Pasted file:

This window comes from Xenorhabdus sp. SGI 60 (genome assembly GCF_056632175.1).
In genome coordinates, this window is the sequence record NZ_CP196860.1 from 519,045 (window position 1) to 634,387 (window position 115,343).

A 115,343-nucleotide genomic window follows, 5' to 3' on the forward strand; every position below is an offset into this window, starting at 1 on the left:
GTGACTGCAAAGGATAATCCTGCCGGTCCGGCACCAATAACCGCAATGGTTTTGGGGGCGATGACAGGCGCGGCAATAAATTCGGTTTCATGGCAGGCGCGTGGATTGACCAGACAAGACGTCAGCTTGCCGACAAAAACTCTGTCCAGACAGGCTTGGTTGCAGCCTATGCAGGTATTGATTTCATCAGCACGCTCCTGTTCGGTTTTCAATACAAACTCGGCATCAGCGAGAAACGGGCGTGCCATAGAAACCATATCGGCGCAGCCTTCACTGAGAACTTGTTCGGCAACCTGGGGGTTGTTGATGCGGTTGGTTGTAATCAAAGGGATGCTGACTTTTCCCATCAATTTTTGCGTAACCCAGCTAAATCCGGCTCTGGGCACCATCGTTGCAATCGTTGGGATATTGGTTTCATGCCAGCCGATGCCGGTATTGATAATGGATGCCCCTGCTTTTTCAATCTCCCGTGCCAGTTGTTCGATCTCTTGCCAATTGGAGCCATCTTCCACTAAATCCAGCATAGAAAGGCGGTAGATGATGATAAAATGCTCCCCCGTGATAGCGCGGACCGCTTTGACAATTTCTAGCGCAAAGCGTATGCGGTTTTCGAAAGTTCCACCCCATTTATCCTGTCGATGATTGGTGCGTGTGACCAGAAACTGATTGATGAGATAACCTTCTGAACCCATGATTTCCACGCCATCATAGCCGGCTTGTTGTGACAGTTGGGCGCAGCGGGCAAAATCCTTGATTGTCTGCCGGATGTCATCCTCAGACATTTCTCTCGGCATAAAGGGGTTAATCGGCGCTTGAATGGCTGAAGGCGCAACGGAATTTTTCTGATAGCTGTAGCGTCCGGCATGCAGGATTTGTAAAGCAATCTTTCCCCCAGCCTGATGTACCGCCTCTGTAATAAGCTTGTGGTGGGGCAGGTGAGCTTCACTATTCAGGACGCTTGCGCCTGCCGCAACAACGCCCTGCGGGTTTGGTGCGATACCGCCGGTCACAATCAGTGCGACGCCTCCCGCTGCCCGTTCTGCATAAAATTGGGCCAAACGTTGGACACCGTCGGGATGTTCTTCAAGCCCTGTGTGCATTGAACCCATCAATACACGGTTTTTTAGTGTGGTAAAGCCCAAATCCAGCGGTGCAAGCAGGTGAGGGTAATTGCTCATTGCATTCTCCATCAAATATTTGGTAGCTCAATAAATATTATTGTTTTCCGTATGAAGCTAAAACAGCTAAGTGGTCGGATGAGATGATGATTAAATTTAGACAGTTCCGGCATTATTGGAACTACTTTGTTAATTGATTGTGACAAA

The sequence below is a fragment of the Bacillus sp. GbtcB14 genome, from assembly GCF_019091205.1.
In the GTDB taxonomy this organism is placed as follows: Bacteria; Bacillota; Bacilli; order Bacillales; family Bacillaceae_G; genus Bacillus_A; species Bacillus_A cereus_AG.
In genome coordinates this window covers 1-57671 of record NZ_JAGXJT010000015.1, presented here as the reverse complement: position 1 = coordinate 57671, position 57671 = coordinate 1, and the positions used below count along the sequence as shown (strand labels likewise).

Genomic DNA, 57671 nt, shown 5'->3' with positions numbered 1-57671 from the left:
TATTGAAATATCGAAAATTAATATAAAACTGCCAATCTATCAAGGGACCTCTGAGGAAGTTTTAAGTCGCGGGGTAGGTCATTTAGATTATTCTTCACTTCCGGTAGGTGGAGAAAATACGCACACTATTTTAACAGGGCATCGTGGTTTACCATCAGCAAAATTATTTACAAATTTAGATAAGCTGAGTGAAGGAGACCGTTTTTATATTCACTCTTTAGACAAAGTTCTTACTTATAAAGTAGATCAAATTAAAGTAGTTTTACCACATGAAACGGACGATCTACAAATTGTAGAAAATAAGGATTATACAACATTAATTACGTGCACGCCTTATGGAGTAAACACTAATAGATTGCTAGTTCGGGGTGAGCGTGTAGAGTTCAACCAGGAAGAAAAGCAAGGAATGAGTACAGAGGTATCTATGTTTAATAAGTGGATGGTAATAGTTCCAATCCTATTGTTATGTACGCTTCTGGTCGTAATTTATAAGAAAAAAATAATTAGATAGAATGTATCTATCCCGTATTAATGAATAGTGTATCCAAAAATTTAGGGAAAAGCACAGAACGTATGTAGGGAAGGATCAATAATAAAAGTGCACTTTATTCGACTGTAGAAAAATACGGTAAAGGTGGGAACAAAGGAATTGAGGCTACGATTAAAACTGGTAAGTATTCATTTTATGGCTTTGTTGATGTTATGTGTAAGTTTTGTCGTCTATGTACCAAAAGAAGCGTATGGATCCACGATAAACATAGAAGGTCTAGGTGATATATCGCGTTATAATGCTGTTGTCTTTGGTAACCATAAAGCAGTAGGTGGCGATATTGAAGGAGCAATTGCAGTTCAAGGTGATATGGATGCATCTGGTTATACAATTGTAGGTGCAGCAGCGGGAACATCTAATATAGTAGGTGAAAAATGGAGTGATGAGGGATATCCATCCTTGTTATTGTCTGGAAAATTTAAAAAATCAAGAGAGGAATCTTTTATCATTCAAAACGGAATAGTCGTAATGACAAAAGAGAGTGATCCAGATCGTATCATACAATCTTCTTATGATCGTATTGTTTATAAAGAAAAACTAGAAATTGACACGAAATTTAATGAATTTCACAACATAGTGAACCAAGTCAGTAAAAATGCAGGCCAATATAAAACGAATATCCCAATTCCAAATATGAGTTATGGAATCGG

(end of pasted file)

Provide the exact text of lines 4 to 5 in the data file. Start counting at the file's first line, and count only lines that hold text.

GTGACTGCAAAGGATAATCCTGCCGGTCCGGCACCAATAACCGCAATGGTTTTGGGGGCGATGACAGGCGCGGCAATAAATTCGGTTTCATGGCAGGCGCGTGGATTGACCAGACAAGACGTCAGCTTGCCGACAAAAACTCTGTCCAGACAGGCTTGGTTGCAGCCTATGCAGGTATTGATTTCATCAGCACGCTCCTGTTCGGTTTTCAATACAAACTCGGCATCAGCGAGAAACGGGCGTGCCATAGAAACCATATCGGCGCAGCCTTCACTGAGAACTTGTTCGGCAACCTGGGGGTTGTTGATGCGGTTGGTTGTAATCAAAGGGATGCTGACTTTTCCCATCAATTTTTGCGTAACCCAGCTAAATCCGGCTCTGGGCACCATCGTTGCAATCGTTGGGATATTGGTTTCATGCCAGCCGATGCCGGTATTGATAATGGATGCCCCTGCTTTTTCAATCTCCCGTGCCAGTTGTTCGATCTCTTGCCAATTGGAGCCATCTTCCACTAAATCCAGCATAGAAAGGCGGTAGATGATGATAAAATGCTCCCCCGTGATAGCGCGGACCGCTTTGACAATTTCTAGCGCAAAGCGTATGCGGTTTTCGAAAGTTCCACCCCATTTATCCTGTCGATGATTGGTGCGTGTGACCAGAAACTGATTGATGAGATAACCTTCTGAACCCATGATTTCCACGCCATCATAGCCGGCTTGTTGTGACAGTTGGGCGCAGCGGGCAAAATCCTTGATTGTCTGCCGGATGTCATCCTCAGACATTTCTCTCGGCATAAAGGGGTTAATCGGCGCTTGAATGGCTGAAGGCGCAACGGAATTTTTCTGATAGCTGTAGCGTCCGGCATGCAGGATTTGTAAAGCAATCTTTCCCCCAGCCTGATGTACCGCCTCTGTAATAAGCTTGTGGTGGGGCAGGTGAGCTTCACTATTCAGGACGCTTGCGCCTGCCGCAACAACGCCCTGCGGGTTTGGTGCGATACCGCCGGTCACAATCAGTGCGACGCCTCCCGCTGCCCGTTCTGCATAAAATTGGGCCAAACGTTGGACACCGTCGGGATGTTCTTCAAGCCCTGTGTGCATTGAACCCATCAATACACGGTTTTTTAGTGTGGTAAAGCCCAAATCCAGCGGTGCAAGCAGGTGAGGGTAATTGCTCATTGCATTCTCCATCAAATATTTGGTAGCTCAATAAATATTATTGTTTTCCGTATGAAGCTAAAACAGCTAAGTGGTCGGATGAGATGATGATTAAATTTAGACAGTTCCGGCATTATTGGAACTACTTTGTTAATTGATTGTGACAAA

The sequence below is a fragment of the Bacillus sp. GbtcB14 genome, from assembly GCF_019091205.1.